The sweeping plan to save Greece from its crushing debt includes a contentious measure to sell the country’s $1.5 billion electricity transmission network. The three-year agreement reached Monday in Brussels would require Athens to privatize the power grid -- a move Greek officials have staunchly opposed in the past.
The sale of Greece’s Independent Power Transmission Operator, known by its Greek acronym ADMIE, is among the dozens of demands by the European Union and International Monetary Fund to salvage the floundering Greek economy. Prime Minister Alexis Tsipras is now tasked with rushing the measures through Greece’s parliament by Wednesday.
The move is a stark turnaround for Tsipras, who along with Energy Minister Panagiotis Lafazanis has lashed out against earlier efforts to privatize the power grid, the state natural gas company and Greece’s main utility, the Public Power Corporation (PPC). “Not one single privatization will take place in the energy sector,” Lafazanis told Ta Nea newspaper in February, saying he considered energy a strategic national asset.
Yet Greek policymakers are left with little choice but to accept the plan accepted by eurozone leaders this week, said Mujtaba Rahman, who heads the Europe research team at Eurasia Group, a political consulting firm.
“There are limited degrees of freedom” with the bailout deal, he said. “Privatization, especially on the energy side, is central to the bailout. … A big fiscal adjustment implies raising revenue from additional sources, and privatization is one of those sources.”
The deal reached Monday stipulates Greece must proceed with efforts to privatize ADMIE, unless adequate alternatives can be found. The power operator -- a wholly owned subsidiary of the utility PPC -- operates more than 7,000 miles of overhead, underground and submarine transmission lines and nearly 300 substations throughout the country.
Greek officials in 2013 began developing a plan to sell off 66 percent of ADMIE shares, with the Greek government retaining a minority share in the grid operator. Last fall, ADMIE executives said four companies had been shortlisted to bid for the majority stake: Italian grid operator Terna, Belgian power grid operator Elia, State Grid Corp. of China, and Canadian pension fund PSP Investments.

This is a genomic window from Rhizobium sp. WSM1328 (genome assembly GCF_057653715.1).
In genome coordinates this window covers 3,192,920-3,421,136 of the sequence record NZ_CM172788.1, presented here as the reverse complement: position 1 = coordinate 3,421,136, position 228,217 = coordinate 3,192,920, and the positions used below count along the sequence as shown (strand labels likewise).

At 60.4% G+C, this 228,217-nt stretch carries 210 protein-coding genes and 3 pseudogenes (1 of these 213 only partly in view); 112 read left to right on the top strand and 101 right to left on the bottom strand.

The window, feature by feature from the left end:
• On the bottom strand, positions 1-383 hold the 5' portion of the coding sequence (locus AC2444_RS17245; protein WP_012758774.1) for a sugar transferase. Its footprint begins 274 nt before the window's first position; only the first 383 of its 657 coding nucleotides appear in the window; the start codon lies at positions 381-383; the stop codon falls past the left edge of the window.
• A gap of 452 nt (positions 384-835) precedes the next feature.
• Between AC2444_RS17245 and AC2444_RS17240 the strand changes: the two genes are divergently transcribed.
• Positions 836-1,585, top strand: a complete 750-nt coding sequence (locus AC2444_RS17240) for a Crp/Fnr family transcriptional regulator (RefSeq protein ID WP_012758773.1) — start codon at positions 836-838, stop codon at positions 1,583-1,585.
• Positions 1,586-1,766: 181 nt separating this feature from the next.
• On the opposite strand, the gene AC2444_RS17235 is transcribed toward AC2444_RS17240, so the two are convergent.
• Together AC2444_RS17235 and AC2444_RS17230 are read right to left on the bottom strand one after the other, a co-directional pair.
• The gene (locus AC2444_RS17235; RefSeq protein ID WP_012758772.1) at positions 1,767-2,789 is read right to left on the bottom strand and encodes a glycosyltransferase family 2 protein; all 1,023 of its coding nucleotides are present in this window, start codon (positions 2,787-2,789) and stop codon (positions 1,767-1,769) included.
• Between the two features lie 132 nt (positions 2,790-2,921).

Supporters of privatization in the Greek government reasoned that selling state assets could attract much-needed investment to the country. For private operators, the Greek network offers a strategic opportunity for growth in southeast Europe and the western Balkan region. Its transmission lines connect with those in neighboring Albania, Macedonia, Bulgaria and Turkey.
But privatization plans swiftly unraveled following Tsipras’ election in January. The newly elected prime minister put bids for ADMIE and other public entities on hold. Energy Minister Lafazanis’ anti-privatization comments in February further confirmed the government's change in tenor. At least one company, Italy’s Terna, dropped its bid for Greece’s grid operator.
Monday’s bailout agreement could see Greece reopening the asset sale, though the terms are still unclear.
Rahman of Eurasia Group said Tsipras' support for a privatization plan sends an important message to its European creditors. "It's a litmus test: Are they willing to move forward with market reforms or not? Privatization is important from that perspective," he said. "Every little bit counts in a situation where you're as bankrupt as this government is."
Jan Kalicki, a public policy fellow at the Wilson Center in Washington, D.C., said privatizing Greece’s power network is only the first of several steps needed to revamp the country’s electricity industry. He said Greece also will need to diversify its energy supplies and lower its emissions of carbon dioxide pollution to strengthen the system long-term. About half of Greece’s electricity is fueled by lignite coal reserves, while the rest comes from Russian-supplied natural gas and local hydroelectric power.
“Like other areas where they’re tightening their belts, it will be important for the Greeks to meet their immediate fiscal requirements, but then go beyond that to meet their long-term energy needs,” Kalicki said. “The proposed privatization is a necessary but insufficient installment toward energy security for Greece.”